With the food system accounting for up to a third of global greenhouse gas emissions, anything that reduces its impact will make a big difference to the climate.
It is a system riddled with inefficiencies and waste. Humans don’t simply eat food straight out of the ground, of course. It’s harvested, stored, processed – or fed to animals who are in turn slaughtered and processed – and finally packaged and delivered. Each of these stages uses energy, which means emissions.
In very rough terms, the world grows about 6,000 calories per person a day in edible crop harvest. That is about three times the 2,000 calories a day that end up getting to be eaten by humans. This would be enough to feed everyone if we shared it round perfectly, which we don’t, so some people go hungry while others eat more than is good for them.
So what happens to the massive 4,000 calories per day gap between field and fork and what has this got to do with going vegetarian or even vegan?
Here, again in rough numbers, is how the missing calories can be accounted for:
About 900 are agricultural waste, much of which is simply left in the ground. Supply exceeds demand or the crop is deemed not able meet customer standards.
About 500 go to biofuels. This is not necessarily a bad thing, but it is something we need to keep a very close eye on if we are ever to achieve a low-carbon world. If free market forces were allowed to do their thing we could see a huge shift from food crops to more profitable fuels, at the expense of nutrition in poorer countries.
Around 600 calories are then lost in post-harvest waste. This is mainly an issue in developing countries and is inherently solvable, at face value, through the provision of such things as sealed containers to keep food dry.
So far in the story from field to plate there is still a plentiful 4,000 calories per day left for feeding people. Around 1,700 of these are fed to animals. The animal diet is further supplemented with a substantial amount of grass, some but not all of which is grown on land that could alternatively be used to grow yet more human food.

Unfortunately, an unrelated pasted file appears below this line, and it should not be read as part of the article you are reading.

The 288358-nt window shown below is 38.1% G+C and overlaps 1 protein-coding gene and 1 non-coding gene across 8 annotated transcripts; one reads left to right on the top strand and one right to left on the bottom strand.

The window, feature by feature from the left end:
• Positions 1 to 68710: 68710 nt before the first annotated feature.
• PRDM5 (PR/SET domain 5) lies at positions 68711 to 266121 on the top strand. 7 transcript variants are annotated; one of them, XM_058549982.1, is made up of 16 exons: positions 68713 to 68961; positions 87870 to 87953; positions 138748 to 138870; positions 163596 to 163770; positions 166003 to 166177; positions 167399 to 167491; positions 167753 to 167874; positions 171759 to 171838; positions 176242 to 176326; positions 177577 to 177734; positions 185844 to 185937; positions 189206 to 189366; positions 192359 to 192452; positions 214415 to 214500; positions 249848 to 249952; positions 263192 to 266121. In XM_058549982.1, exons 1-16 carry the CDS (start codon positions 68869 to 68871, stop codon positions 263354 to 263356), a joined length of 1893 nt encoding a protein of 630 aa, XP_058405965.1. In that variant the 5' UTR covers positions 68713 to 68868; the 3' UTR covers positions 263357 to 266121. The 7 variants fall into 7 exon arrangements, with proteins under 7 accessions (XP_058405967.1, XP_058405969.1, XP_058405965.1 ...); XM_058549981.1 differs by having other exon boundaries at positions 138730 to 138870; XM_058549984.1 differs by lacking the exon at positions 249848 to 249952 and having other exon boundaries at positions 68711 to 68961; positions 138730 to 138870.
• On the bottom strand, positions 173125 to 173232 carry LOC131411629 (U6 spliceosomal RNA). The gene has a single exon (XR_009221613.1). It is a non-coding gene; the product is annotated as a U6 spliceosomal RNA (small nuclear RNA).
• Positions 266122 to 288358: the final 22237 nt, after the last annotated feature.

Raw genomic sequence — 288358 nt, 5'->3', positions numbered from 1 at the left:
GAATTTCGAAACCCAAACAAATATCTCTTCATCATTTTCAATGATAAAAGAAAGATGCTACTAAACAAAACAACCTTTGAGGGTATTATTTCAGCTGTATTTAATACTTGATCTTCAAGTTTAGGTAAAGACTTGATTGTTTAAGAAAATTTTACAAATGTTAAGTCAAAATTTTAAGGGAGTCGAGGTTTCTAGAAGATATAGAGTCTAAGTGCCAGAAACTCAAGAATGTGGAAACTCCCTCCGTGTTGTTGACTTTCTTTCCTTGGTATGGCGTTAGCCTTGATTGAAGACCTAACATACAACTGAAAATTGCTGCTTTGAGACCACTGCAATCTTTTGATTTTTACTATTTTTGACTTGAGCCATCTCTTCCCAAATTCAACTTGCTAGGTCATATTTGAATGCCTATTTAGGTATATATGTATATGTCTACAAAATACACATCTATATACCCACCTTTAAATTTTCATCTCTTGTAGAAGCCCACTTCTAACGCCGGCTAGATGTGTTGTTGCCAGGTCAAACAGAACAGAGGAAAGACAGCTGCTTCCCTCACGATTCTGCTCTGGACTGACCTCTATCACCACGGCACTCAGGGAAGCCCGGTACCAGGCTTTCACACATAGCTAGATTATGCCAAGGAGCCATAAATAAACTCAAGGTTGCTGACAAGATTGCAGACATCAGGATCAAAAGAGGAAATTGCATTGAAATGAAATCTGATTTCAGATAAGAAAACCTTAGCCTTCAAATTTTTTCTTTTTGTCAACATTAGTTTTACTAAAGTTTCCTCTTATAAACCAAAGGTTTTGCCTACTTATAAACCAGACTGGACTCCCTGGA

Animals – some more than others – add an intrinsic inefficiency into the food chain, using up energy for such things as walking around and keeping warm (per kilo of meat, poultry do a lot less of less of this through their lives than cows, making chicken a significantly more efficient energy source than beef). A mere 500 calories per person per day come back out of the animal food system as meat and dairy foods. So the inefficiency of our meat and dairy diet leads to a loss of 1,200 calories per person per day, excluding any grassland that could be used for edible plant crops. And meat consumption is rising fast in developing countries.
To finish off the story, around 800 calories are lost to processing, distribution and household waste, of which the biggest element is household waste in developed countries – the homes of most of the people reading this are included here. Inadequate sharing of the remaining 2,000 that humans actually eat means that some people end up obese while others are hungry.
Seen in this way, the world food system looks to be brimming with opportunities for improvement. If we can get organised – which of course is not at all easy – we ought to be able to use new technologies and deploy best practices to increase yields, as well as cutting out most of the 2,300 calories that are wasted. Even with a rising population – and even with climate change adversely affecting land fertility in some areas – we ought to be able to feed everyone while improving biodiversity and increasing the biofuel output somewhat.
Our animal intake puts a huge and growing pressure on the food and land system. If the world went vegan overnight we might be able to feed several billion more people and double biofuel production, even without tackling waste or improving yields.
We need to be asking how plants can become more aspirational foods than cows. But if we are still going to eat meat, stick to chicken which has only about one-tenth of the carbon footprint per kilo of Brazilian beef. This is partly because a chicken is a more energy-efficient meat producer, partly because chickens don’t ruminate, or chew the cud (which emits methane, roughly doubling the footprint of a cow) and partly because chicken farms are less strongly associated with deforestation.
Our studies of the footprint of UK dietary choice have shown that going vegetarian might cut the greenhouse gas footprint by 25 per cent. However the same reduction can also be made through modest actions split across what for most UK people are the three most important things you can do to cut your food carbon: reduce meat, switch type of meat and, of course, cut waste.
Mike Berners-Lee is Visiting Researcher, Lancaster Environment Centre, Lancaster University. This article originally appeared on The Conversation.
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